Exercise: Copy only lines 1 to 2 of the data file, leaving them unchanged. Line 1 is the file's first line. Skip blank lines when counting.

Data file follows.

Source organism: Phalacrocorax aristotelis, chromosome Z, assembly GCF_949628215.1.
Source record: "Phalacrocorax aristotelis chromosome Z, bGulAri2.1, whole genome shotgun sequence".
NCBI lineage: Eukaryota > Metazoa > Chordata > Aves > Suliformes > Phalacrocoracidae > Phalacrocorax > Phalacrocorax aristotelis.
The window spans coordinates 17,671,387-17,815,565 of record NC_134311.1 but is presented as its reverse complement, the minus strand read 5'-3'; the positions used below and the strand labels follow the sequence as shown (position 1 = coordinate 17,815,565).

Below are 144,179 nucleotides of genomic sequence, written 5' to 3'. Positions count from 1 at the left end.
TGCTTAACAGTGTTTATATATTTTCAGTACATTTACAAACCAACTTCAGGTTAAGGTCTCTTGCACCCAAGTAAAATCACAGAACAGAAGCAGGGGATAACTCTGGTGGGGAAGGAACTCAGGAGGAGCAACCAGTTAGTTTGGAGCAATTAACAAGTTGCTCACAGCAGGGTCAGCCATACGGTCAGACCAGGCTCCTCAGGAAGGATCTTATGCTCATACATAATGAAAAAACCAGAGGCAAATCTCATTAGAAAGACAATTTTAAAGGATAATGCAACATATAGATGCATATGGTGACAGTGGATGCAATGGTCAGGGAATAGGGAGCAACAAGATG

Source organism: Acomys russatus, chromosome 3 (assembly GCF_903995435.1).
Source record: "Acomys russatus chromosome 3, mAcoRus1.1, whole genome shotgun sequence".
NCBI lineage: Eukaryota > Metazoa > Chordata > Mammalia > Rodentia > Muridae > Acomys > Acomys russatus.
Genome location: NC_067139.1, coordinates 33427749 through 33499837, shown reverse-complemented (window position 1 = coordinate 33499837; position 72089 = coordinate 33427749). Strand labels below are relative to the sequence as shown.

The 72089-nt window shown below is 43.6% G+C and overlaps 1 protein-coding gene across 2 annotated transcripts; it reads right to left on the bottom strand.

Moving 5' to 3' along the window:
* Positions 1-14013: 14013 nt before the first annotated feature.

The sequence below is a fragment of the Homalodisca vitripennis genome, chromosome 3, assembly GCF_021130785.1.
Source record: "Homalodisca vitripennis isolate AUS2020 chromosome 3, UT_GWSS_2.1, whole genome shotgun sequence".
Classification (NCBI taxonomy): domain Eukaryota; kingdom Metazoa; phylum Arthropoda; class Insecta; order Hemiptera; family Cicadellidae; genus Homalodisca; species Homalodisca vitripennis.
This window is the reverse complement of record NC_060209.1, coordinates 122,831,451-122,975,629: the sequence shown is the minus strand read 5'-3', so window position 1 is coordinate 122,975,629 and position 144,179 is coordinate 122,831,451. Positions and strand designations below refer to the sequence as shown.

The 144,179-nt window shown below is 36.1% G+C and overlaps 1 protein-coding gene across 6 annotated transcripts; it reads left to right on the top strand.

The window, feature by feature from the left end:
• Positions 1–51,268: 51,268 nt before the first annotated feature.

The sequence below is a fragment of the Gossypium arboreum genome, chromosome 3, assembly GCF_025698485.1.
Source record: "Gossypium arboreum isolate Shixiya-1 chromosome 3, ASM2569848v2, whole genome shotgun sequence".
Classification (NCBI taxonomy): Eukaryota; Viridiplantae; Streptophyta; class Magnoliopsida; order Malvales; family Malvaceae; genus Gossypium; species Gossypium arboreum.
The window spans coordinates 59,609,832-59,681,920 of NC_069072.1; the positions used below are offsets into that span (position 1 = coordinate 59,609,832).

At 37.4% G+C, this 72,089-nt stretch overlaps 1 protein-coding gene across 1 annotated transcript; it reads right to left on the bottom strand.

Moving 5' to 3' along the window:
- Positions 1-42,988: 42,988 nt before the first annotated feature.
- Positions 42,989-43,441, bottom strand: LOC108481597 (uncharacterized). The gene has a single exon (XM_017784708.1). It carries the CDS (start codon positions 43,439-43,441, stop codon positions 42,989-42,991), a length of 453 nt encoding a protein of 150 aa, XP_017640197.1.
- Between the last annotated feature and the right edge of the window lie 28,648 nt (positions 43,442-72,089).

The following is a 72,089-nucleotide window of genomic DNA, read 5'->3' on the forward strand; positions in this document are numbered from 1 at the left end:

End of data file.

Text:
Source organism: Phalacrocorax aristotelis, chromosome Z, assembly GCF_949628215.1.
Source record: "Phalacrocorax aristotelis chromosome Z, bGulAri2.1, whole genome shotgun sequence".